Those who want to know where this journey leads should look to Detroit. In the former “auto capital of the world,” the full extent of the decline and failure of capitalism can be seen. The city’s financial manager, who was elected by no one, applied in the past few days for bankruptcy, in order to secure the billions of dollars of city debts for the big banks and financial speculators. Bankruptcy laws will override contractual rights, with wage contracts declared invalid, and pension obligations and healthcare benefits reduced or in doubt as a whole. Public services, from street lighting, to water treatment, energy provision, public transport as well as the Detroit Zoo may be privatised. The world famous art collection of the Detroit Institute of Arts is threatened with selloff.

The historic decline of America’s motor city is closely connected with the transformation of the United Auto Workers (UAW) trade union. For more than three decades, the union has suppressed every struggle of the auto workers. They created the conditions for the systematic deindustrialisation of the city and cleared the way for speculators to plunder the resources of the municipality and drive it into bankruptcy. At General Motors, the union worked closely with the company management and the government to cut wages by half for new employees and eliminate social programs.

The transformation of the IG Metall is also palpable in Bochum. As elsewhere, the trade union has responded to the global economic crisis, which has seen the union transformed into an advisory agency of management and the government. The IG Metall has never challenged media reports that it cashes in €460 million annually from its members and has an estimated wealth of €2 billion at its disposal. Increasingly this capital is invested in shares of other companies, turning the union itself in to a profit-driven company.

Some 1,700 IG Metall representatives sit on the boards of directors of various companies, where they are paid handsome salaries and blend in with management. To defend their privileged social status, these trade union officials confront the working class with undisguised hostility. They play off workers at each location against each other and use the union apparatus to suppress all opposition as soon as it emerges.

Bochum and Detroit, as well as many other cities, show that the defence of jobs demands a rebellion against the trade unions. This also makes a political struggle against the SPD and Left Party necessary, since these organisations defend the capitalist profit system and the austerity dictates of the European Union (EU).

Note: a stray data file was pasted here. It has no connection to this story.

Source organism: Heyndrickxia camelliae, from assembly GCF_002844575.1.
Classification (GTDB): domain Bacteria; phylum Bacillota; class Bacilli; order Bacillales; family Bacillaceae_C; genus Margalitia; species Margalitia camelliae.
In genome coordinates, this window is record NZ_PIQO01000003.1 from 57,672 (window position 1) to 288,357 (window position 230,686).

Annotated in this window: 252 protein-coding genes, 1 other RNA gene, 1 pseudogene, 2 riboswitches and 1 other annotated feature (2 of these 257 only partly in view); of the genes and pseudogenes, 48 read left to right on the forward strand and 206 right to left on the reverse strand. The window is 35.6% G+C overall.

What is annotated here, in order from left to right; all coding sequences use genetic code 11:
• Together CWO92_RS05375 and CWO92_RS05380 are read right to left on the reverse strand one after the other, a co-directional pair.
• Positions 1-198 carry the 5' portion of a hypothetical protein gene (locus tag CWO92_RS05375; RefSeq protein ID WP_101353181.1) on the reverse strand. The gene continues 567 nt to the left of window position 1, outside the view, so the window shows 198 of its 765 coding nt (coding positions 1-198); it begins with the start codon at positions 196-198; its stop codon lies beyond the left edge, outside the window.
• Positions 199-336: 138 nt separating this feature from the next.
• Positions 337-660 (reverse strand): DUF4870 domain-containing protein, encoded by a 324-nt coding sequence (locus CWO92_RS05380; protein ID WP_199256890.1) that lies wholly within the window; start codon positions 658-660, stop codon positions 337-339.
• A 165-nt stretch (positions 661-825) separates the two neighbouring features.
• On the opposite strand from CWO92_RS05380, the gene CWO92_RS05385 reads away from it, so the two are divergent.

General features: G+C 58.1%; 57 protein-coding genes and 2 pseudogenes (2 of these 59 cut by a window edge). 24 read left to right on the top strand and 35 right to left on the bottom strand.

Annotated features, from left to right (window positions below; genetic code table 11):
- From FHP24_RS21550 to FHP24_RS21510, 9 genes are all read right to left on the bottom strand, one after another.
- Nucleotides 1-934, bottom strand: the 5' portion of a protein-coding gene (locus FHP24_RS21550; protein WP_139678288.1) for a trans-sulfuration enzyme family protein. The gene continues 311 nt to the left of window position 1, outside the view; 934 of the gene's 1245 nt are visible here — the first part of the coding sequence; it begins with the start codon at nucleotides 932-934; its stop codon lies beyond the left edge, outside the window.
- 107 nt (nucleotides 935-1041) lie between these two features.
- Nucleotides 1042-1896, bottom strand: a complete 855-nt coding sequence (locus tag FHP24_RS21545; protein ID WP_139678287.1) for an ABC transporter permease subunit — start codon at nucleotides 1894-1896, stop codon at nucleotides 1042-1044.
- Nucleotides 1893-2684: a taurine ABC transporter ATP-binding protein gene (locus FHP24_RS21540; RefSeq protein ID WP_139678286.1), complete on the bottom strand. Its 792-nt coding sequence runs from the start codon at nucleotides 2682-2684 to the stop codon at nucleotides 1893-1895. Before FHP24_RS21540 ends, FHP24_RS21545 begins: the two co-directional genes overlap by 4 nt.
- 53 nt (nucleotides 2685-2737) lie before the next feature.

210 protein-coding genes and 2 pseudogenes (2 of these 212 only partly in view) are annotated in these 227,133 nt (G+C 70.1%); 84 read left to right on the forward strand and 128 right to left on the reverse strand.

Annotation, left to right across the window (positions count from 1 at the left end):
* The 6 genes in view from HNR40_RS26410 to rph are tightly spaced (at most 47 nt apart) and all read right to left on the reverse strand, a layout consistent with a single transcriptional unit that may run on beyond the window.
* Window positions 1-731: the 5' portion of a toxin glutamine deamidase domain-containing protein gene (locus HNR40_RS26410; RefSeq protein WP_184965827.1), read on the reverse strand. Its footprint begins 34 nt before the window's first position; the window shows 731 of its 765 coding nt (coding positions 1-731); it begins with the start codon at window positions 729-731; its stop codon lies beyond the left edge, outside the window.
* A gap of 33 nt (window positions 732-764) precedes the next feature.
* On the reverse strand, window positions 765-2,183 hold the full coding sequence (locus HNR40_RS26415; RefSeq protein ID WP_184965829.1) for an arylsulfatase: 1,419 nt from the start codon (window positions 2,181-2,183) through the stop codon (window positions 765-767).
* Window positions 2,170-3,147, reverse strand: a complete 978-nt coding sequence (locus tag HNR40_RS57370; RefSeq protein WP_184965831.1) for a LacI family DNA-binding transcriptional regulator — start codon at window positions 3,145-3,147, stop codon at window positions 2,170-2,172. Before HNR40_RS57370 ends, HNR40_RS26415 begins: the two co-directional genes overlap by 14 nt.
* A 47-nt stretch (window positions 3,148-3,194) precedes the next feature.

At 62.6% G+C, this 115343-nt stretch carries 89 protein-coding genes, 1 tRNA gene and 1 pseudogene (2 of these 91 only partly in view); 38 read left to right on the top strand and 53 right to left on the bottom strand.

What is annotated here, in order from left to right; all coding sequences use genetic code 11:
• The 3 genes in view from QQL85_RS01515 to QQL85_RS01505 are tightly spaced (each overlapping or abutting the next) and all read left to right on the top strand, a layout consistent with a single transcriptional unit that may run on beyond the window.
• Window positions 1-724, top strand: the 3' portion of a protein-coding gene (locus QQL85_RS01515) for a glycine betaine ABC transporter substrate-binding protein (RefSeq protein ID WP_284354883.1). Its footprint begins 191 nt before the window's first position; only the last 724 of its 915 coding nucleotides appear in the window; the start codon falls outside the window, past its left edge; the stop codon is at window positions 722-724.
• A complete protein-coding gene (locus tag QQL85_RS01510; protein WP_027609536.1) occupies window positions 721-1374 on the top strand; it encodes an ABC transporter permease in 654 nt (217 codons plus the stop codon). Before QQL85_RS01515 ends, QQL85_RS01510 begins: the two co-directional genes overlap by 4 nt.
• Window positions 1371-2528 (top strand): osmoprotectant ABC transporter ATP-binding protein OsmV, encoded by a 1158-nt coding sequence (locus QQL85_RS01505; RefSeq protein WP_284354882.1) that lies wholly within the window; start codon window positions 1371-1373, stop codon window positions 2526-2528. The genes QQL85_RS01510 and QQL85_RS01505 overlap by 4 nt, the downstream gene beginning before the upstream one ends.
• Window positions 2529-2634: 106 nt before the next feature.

The destruction of the auto industry is inseparable from the radical austerity measures of the EU, which are destroying the living conditions of the working class in Greece, Portugal, Spain and several other countries. Workers’ wages have been cut, social programs eliminated, and a massive army of unemployed workers created, while stock markets rise, the wealth of the super-rich grows and the salaries and bonuses of management explode.

Large sections of the population can no longer afford a car due to the austerity measures. Within a year, the number of new purchases has fallen by 37 percent in Spain, 26 percent in Italy and 18 percent in France.

Under these conditions, jobs in the auto industry can only be defended within the framework of a socialist program, which has as its goal the abolition of the capitalist system.

The PSG calls upon all workers to fight the closure in Bochum and prepare an occupation strike. The defence of jobs should not be made dependent on the competitiveness of each location or the financial position of the company. A good-paying job is a non-negotiable, basic right which must be defended under all circumstances.

The auto concerns, like other big companies, the banks and large concentrations of wealth, must be nationalised and converted into social utilities to be controlled democratically. On this basis economic life can be entirely reorganised, so that it meets the needs of the workers and society as a whole, and not the demands for profit of the billionaires, banks and other speculators. The defence of all plants and jobs is a precondition for this.

The election statement of the PSG states: “Capitalism cannot be reformed. All attempts to overcome the crisis and tackle the pressing social problems fail due to the private ownership of the means of production, the crisis of the nation-state system, the anarchy of the capitalist market, the economic demands of the profit system and not least the insatiable greed of the ruling class. Not a single social problem can be resolved without breaking the power of the financial oligarchy.”

It is necessary to view the struggle in Bochum as a first step in the mobilisation of the working class against the capitalist politics of all of the parliamentary parties, the trade unions and works councils, and organise accordingly.

The PSG calls for the building of action committees in factories and local communities, to organise the struggle against plant closures, layoffs and social cuts, and build strong links with workers in other cities and countries.

The most important preparation for the unavoidable class struggles ahead is the building of the Socialist Equality Party.